Nuns honor tuna catchers in southern Philippines city

City fish festival recognizes trawlermen for first time thanks to Oblates nuns running Apostleship of the Sea
Nuns honor tuna catchers in southern Philippines city

Workers clean tunas for export at the fish port in General Santos City, in the southern Philippine island of Mindanao in this file photo. Nuns of the Oblates of Notre Dame held a dinner in honor of poor tuna fishermen during this year's celebration of the Tuna Festival. (Photo by Paul Bernaldez/AFP)

A group of nuns in Mindanao honored poor fishermen this week for helping spur development in the city of General Santos, touted as the "Tuna capital of the Philippines."

Nuns of the Oblates of Notre Dame congregation on Sept. 4 treated the fishermen and their families to a night of food and fun, as the city celebrated its annual tuna festival.

Sister Susan Bolanio, executive director of the Hesed Foundation, said it was fitting to pay tribute to the fisherfolk for their contribution to the development of the city.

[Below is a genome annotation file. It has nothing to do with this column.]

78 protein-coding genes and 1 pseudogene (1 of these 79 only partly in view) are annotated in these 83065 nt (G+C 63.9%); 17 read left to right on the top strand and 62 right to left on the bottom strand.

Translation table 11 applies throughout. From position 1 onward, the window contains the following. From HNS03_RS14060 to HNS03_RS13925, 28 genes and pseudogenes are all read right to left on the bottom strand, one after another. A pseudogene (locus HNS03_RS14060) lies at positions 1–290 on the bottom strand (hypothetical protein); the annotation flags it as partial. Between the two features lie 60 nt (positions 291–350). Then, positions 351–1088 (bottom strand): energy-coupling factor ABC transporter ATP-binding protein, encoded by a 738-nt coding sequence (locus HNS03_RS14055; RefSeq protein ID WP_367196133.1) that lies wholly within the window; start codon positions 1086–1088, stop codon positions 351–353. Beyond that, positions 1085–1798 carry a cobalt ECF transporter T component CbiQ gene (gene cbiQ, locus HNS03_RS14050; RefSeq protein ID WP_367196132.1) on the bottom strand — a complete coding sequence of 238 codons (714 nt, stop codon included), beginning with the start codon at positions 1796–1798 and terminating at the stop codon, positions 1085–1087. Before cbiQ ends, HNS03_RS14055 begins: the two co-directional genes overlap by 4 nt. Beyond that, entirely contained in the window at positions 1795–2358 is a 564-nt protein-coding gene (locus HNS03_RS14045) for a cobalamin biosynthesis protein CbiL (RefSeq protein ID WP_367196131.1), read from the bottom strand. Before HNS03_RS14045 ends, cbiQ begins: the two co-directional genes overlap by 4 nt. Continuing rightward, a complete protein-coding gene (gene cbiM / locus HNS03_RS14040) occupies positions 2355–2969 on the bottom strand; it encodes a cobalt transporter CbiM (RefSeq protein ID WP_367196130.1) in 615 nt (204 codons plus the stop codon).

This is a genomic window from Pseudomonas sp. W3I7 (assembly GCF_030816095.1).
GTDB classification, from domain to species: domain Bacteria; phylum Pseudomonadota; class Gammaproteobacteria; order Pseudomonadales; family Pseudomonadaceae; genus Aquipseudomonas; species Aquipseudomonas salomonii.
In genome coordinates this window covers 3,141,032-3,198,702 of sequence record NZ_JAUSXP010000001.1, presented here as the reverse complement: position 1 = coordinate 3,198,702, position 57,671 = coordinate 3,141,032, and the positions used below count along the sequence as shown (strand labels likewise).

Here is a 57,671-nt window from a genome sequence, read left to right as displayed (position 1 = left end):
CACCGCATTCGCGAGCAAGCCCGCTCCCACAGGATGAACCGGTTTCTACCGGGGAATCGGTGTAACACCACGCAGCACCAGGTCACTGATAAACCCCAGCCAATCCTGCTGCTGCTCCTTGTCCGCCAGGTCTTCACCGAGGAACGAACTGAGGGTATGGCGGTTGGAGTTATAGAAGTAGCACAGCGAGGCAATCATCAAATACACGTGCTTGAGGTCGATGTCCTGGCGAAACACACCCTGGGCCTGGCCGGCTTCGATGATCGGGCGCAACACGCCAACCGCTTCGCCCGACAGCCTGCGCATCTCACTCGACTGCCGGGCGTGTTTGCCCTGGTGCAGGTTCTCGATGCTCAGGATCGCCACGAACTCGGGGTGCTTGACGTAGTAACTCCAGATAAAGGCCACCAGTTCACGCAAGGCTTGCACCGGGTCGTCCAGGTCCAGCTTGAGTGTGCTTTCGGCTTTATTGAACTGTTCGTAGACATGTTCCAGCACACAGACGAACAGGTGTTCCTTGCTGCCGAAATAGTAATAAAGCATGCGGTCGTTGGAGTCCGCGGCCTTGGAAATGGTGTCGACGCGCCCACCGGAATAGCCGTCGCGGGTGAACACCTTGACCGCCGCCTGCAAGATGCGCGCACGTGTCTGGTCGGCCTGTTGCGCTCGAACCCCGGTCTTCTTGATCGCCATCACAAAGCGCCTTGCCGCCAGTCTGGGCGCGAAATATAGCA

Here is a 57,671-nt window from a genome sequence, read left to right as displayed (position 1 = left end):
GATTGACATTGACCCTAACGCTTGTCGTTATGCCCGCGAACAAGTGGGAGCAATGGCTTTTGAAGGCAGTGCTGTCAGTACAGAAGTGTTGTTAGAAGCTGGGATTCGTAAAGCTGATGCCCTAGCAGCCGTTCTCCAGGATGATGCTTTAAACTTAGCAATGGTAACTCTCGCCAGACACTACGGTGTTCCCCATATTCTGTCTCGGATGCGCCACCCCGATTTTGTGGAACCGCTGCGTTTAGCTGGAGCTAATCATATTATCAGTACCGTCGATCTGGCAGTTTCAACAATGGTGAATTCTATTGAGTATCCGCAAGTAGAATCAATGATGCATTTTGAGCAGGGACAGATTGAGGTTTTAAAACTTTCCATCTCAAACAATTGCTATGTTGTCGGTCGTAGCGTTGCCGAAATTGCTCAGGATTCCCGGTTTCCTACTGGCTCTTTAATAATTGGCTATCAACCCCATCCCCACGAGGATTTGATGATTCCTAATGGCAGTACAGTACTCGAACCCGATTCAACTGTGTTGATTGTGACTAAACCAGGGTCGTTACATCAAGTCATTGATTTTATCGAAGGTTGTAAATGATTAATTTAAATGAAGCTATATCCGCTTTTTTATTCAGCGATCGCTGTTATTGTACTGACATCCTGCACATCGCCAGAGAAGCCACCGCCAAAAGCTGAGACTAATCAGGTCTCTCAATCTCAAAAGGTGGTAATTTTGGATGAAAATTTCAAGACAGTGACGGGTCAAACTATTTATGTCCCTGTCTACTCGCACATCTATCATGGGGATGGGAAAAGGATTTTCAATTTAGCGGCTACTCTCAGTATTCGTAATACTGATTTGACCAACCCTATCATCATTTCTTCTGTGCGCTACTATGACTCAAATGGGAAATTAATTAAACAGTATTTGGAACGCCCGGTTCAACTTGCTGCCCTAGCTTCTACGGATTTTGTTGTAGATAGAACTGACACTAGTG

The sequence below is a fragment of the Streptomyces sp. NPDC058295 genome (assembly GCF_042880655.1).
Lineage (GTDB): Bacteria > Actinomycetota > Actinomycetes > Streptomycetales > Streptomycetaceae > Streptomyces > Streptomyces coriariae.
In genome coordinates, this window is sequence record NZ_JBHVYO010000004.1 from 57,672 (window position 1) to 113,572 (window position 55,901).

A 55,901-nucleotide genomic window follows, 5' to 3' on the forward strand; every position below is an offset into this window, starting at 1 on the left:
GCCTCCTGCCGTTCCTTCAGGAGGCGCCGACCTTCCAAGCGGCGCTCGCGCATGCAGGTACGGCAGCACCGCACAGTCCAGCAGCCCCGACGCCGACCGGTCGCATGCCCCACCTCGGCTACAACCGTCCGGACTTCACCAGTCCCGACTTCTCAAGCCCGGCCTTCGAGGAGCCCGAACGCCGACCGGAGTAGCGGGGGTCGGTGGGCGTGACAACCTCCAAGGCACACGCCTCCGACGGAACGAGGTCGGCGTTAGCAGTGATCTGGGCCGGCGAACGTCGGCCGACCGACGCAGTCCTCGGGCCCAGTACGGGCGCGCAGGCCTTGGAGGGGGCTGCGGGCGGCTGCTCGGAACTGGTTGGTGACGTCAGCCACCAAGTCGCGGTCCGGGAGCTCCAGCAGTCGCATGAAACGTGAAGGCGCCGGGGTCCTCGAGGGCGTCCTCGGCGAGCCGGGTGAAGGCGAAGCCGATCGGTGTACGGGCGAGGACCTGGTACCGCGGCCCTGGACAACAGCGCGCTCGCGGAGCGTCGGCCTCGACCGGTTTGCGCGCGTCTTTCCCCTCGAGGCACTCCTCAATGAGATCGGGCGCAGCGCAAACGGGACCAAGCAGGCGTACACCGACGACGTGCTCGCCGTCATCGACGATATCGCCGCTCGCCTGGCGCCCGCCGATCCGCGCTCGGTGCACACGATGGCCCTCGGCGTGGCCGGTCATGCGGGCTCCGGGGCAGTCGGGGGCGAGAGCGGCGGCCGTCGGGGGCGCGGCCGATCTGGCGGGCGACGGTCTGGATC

"This is the first time that marginalized fisherfolk have been officially recognized at the celebration of the tuna festival," the nun told ucanews.com.

"If there were no fishermen, we would not have fish on our table," said Sister Bolanio.

Since 2006, the nuns have administered the Apostleship of the Sea, which manages the Stella Maris Seafarers' Center at the General Santos City seaport.

The center has been helping distressed and poor tuna fishermen, including some arrested and jailed in Indonesia for alleged illegal fishing.

Brix Tan, chairman of the city council's committee on fisheries, expressed gratitude to the nuns for holding the "Fishers' Night" during this year's week-long tuna festival.

"The tuna fishermen deserve to be recognized," said the local legislator. "They are instrumental in the growth of our tuna industry," he said.

Ramir Rendon, chairman of the city's fisheries and aquatic resources management council, also thanked the nuns for recognizing the work of the fishermen.

"Catching tuna and other fish on the high seas is not an easy job," said Rendon, adding that tuna fishers spend at least a week away from their families each trip to fish.

He said the party sponsored by the nuns was also a chance the fishermen to bond with their families.

Sister Bolanio expressed hope that local authorities will make the celebration a regular event.

Mayor Ronnel Rivera thanked the fishermen for helping propel the growth of the city. "Our city became known because of the tuna industry," he said during the party.

The city of General Santos is home to six of the country's seven tuna canneries and other related ventures that generate an average of US$300 million in annual exports

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